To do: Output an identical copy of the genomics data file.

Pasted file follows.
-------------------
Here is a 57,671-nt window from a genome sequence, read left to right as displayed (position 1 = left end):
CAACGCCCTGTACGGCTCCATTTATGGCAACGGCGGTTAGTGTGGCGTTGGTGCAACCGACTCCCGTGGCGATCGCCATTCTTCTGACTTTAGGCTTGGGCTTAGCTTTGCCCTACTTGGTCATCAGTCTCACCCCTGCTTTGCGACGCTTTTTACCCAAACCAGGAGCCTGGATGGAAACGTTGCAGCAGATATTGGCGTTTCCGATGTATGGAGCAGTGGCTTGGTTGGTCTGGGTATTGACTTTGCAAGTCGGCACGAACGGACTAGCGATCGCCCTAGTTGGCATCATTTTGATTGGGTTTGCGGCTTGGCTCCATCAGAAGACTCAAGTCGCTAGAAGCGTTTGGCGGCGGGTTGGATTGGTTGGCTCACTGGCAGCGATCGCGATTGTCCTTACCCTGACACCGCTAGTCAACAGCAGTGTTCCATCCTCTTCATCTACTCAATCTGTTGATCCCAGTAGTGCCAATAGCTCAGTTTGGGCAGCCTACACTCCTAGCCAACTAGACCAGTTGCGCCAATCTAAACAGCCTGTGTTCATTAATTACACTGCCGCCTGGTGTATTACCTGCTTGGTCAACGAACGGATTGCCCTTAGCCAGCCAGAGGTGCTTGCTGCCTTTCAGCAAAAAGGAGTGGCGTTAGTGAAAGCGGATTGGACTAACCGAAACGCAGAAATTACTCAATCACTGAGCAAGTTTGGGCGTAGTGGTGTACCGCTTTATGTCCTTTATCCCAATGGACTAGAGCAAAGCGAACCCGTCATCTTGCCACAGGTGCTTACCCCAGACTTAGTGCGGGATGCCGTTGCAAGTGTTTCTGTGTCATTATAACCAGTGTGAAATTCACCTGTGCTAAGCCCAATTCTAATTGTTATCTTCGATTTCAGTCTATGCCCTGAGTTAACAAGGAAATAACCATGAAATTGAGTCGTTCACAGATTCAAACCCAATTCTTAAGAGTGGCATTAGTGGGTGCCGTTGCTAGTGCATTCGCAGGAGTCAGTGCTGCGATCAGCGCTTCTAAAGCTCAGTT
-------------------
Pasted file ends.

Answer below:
Here is a 57,671-nt window from a genome sequence, read left to right as displayed (position 1 = left end):
CAACGCCCTGTACGGCTCCATTTATGGCAACGGCGGTTAGTGTGGCGTTGGTGCAACCGACTCCCGTGGCGATCGCCATTCTTCTGACTTTAGGCTTGGGCTTAGCTTTGCCCTACTTGGTCATCAGTCTCACCCCTGCTTTGCGACGCTTTTTACCCAAACCAGGAGCCTGGATGGAAACGTTGCAGCAGATATTGGCGTTTCCGATGTATGGAGCAGTGGCTTGGTTGGTCTGGGTATTGACTTTGCAAGTCGGCACGAACGGACTAGCGATCGCCCTAGTTGGCATCATTTTGATTGGGTTTGCGGCTTGGCTCCATCAGAAGACTCAAGTCGCTAGAAGCGTTTGGCGGCGGGTTGGATTGGTTGGCTCACTGGCAGCGATCGCGATTGTCCTTACCCTGACACCGCTAGTCAACAGCAGTGTTCCATCCTCTTCATCTACTCAATCTGTTGATCCCAGTAGTGCCAATAGCTCAGTTTGGGCAGCCTACACTCCTAGCCAACTAGACCAGTTGCGCCAATCTAAACAGCCTGTGTTCATTAATTACACTGCCGCCTGGTGTATTACCTGCTTGGTCAACGAACGGATTGCCCTTAGCCAGCCAGAGGTGCTTGCTGCCTTTCAGCAAAAAGGAGTGGCGTTAGTGAAAGCGGATTGGACTAACCGAAACGCAGAAATTACTCAATCACTGAGCAAGTTTGGGCGTAGTGGTGTACCGCTTTATGTCCTTTATCCCAATGGACTAGAGCAAAGCGAACCCGTCATCTTGCCACAGGTGCTTACCCCAGACTTAGTGCGGGATGCCGTTGCAAGTGTTTCTGTGTCATTATAACCAGTGTGAAATTCACCTGTGCTAAGCCCAATTCTAATTGTTATCTTCGATTTCAGTCTATGCCCTGAGTTAACAAGGAAATAACCATGAAATTGAGTCGTTCACAGATTCAAACCCAATTCTTAAGAGTGGCATTAGTGGGTGCCGTTGCTAGTGCATTCGCAGGAGTCAGTGCTGCGATCAGCGCTTCTAAAGCTCAGTT